On Monday, I rolled into Iowa City, the place where my identity as a writer crystallized. I wrote so much here. 6 plays, tons of shorts. I made so many dear friends here and I lost one of those friends last November to ovarian cancer. When I got here, I took a night walk along the Iowa River and wept, overwhelmed by so many years passing, remembering back to a time when I was so very hopeful.
One of the things that I was reminded of on returning to this place was just how often I took matters into my own hands. I produced. I was produced. But I was active and feisty and engaged in a way that, as we all know, is harder to do when you leave the bubble of graduate school. I’ve had access and attention from theatres and play development companies. Those experiences have been invaluable but as playwrights, once your play has had its moment in the sun, you return to looking for a new home. That search can be harrowing at times.
Old Liberty Tower. Our party's at the top!
Presently I have a home in my collaboration with Lynn Rosen and Susan Bernfield. The three of us have embarked on this adventure to create a pop-up theatre company to produce our plays in rep at the Flea’s new venue in November and December. We’re calling ourselves The Pool, as we’re trying to pool together our resources to make a repertory of productions that honor the hard work we’ve done on our plays.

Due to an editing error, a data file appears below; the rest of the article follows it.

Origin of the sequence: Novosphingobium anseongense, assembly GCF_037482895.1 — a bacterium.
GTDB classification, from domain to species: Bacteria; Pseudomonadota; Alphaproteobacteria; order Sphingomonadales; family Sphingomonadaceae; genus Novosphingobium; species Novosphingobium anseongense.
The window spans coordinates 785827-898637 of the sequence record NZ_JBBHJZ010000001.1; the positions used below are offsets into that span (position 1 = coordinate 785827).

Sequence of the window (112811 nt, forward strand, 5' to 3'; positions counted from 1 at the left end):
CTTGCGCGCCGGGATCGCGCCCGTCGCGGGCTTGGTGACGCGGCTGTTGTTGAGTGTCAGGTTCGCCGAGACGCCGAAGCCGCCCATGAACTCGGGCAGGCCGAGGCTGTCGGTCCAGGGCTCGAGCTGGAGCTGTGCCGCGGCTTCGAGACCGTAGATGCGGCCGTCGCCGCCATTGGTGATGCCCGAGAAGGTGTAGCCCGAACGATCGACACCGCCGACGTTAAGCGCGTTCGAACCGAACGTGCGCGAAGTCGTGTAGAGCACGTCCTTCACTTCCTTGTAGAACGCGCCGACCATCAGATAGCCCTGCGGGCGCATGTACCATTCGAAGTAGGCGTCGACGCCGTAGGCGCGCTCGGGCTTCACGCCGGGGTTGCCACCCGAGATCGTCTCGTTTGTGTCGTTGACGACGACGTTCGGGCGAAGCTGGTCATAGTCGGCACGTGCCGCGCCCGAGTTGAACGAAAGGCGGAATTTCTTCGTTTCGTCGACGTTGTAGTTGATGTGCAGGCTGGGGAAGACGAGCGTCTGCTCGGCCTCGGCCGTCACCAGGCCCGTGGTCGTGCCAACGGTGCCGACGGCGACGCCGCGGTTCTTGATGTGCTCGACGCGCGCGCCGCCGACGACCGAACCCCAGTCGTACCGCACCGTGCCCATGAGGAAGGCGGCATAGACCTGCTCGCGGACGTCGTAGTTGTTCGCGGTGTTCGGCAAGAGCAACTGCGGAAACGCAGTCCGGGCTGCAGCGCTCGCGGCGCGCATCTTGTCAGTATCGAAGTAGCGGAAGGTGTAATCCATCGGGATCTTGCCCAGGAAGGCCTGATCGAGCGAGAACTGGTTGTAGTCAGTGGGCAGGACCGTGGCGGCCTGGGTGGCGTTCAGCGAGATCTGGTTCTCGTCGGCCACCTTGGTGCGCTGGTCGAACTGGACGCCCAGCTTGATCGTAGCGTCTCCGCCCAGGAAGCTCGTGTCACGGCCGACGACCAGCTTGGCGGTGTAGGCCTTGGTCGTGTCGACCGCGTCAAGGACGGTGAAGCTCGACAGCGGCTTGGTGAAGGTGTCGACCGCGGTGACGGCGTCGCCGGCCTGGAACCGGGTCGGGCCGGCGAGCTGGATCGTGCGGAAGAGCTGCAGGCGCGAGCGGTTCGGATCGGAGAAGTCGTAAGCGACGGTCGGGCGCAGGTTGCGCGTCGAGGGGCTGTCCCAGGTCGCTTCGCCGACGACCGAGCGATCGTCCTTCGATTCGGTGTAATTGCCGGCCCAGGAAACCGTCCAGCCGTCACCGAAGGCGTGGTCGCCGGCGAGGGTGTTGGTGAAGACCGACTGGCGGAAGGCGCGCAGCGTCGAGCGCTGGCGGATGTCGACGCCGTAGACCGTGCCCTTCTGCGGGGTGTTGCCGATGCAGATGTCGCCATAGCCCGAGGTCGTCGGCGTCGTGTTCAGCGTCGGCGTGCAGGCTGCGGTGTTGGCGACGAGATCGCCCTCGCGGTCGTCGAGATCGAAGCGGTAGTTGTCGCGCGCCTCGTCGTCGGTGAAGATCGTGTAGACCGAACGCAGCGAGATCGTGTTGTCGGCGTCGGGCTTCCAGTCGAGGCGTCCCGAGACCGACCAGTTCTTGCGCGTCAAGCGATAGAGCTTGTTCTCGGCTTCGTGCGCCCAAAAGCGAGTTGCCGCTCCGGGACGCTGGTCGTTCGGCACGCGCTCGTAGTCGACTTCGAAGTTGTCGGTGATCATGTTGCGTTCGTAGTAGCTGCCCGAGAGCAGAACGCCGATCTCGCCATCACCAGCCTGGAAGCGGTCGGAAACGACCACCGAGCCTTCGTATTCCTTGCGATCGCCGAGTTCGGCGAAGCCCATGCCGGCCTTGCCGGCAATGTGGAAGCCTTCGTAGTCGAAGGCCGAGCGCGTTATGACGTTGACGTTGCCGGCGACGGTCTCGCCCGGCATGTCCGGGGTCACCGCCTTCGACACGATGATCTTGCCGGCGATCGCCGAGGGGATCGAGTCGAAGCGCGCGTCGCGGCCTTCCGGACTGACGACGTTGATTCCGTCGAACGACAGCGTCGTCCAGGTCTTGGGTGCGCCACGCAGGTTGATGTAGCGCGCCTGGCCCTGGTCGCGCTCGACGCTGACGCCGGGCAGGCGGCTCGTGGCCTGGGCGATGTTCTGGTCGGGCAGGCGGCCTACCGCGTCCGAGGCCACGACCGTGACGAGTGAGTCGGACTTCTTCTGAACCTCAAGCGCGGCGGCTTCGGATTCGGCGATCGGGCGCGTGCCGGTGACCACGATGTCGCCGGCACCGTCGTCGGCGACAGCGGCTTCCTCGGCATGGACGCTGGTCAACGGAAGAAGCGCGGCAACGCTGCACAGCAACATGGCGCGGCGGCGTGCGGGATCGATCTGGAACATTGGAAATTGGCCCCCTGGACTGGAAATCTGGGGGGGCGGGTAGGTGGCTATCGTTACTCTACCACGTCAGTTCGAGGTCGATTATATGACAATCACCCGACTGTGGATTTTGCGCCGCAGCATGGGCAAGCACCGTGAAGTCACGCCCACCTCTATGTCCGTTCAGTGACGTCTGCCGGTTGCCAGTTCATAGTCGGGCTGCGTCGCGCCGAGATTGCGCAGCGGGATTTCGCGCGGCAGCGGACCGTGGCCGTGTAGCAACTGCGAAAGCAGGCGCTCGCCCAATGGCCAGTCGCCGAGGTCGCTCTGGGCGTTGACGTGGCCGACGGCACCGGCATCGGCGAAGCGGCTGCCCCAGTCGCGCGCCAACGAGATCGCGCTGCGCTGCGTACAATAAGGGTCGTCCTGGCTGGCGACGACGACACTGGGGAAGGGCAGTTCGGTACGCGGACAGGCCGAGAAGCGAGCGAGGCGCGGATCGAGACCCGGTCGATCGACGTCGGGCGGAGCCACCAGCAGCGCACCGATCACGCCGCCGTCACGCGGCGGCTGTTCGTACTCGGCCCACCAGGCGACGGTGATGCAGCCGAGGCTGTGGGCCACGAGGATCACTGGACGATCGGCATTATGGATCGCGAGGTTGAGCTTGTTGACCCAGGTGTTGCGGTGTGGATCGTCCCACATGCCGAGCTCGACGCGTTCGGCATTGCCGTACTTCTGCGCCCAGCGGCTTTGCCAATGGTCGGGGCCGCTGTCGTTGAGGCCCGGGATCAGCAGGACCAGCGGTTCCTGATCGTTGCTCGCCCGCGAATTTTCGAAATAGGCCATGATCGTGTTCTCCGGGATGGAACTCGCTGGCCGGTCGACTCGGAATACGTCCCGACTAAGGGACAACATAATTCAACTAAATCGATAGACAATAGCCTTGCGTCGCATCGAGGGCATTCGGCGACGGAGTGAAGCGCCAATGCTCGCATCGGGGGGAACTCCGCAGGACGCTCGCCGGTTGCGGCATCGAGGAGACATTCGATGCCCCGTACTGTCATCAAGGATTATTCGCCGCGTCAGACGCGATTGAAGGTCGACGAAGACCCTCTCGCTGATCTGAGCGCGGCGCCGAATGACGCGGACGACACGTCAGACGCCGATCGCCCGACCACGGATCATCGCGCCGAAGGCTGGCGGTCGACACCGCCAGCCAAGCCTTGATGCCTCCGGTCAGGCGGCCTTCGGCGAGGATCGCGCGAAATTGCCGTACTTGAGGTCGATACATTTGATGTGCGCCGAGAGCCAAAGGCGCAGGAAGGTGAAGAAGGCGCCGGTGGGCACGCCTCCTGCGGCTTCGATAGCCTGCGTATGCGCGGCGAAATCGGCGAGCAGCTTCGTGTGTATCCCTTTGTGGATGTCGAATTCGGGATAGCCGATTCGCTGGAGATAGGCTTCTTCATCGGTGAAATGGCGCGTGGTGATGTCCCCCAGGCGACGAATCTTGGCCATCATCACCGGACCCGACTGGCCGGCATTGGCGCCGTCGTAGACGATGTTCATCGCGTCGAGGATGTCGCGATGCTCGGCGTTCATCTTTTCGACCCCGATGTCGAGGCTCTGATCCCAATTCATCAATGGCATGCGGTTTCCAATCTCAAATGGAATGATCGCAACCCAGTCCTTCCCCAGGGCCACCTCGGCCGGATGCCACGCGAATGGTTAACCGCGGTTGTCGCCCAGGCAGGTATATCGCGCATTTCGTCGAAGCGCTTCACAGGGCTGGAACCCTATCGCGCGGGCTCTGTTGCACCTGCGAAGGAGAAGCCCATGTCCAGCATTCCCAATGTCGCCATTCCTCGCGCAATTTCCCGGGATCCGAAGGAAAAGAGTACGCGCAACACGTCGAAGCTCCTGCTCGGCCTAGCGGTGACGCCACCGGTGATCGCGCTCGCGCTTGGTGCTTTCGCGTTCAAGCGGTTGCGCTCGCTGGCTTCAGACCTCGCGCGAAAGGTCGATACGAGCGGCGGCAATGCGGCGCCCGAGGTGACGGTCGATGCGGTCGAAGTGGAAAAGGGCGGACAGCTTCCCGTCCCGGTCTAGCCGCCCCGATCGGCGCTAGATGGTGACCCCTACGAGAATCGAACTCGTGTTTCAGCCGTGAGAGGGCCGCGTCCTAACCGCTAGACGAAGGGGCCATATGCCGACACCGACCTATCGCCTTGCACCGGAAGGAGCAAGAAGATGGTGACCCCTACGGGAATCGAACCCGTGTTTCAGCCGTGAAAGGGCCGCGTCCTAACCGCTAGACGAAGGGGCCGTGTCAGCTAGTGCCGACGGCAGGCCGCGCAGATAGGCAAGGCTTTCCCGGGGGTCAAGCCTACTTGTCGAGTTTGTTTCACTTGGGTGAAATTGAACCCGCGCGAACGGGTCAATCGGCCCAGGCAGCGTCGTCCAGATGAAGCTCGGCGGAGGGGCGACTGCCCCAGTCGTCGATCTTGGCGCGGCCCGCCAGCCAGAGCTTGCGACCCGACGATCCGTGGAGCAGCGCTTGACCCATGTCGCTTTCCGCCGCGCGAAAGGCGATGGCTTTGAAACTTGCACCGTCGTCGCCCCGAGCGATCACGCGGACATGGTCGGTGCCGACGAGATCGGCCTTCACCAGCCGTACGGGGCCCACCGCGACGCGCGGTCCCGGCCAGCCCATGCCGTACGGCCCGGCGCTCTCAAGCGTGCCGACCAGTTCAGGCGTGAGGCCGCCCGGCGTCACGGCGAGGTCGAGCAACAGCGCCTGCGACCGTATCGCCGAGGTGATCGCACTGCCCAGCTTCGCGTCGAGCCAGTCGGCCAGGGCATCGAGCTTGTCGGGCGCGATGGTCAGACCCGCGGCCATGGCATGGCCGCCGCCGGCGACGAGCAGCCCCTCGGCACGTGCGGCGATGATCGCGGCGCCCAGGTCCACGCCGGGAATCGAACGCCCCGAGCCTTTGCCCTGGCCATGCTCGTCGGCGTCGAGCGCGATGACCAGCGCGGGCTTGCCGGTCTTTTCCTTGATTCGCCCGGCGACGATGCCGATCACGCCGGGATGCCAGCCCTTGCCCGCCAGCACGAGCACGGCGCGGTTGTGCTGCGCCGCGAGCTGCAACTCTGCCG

As we get deeper into the process of organization and fundraising, I’m realizing that The Pool is a perfect name for us. We actually need everyone we’ve met along our journeys to pool their talents and resources with us so that we can realize our vision. So far, I’ve been moved by the outpouring. Last month, my friends Liz Huber, John Ort, and Meg Gorman started a not-for-profit to award project grants to mid-career artists and threw a giant benefit, all because my friend Liz was listening to me worry openly about funding my play. So she brought together her community of colleagues and friends to fundraise and funded a second artist to boot.
My friend Barbara Maranzani, a historian and producer at the History Channel, is this closeted caterer. I’ve known her since I was 17 years old and what I’ve learned about Barb is that if you throw a party, you can bet she’s going to make 75% of the food. Like, one asks themselves if she’s missed her calling as a world-renowned chef. I told her that Susan and Lynn and I were throwing this party to launch our company and I asked her if she’d consider making some food. You would have thought I just awarded her a Presidential Medal of Freedom. She was flattered and I was flattered by her reaction. She’s been working on the menu since March (the original date of the party) and she’s settled in on slow roasted pork sliders, beer and brown sugar pulled chicken sliders, mini cocktail franks in filo dough, caprese skewers, and deviled and stuffed baby potatoes.
We’re still in the early stages of our producing process but already I’ve seen such an outpouring of support and love from my collaborators, friends, and family. I think I’m learning that I can’t make my work alone. I need my people. And in seeing my people come together to help, I feel so much less alone in this world both as an artist and as a human being. That sense of hope I felt as a young man in Iowa City has been renewed. I hope, if you can, that you’ll join us on Tuesday night for our Pool Party to raise a glass to our endeavor. I’ll save a slider for you.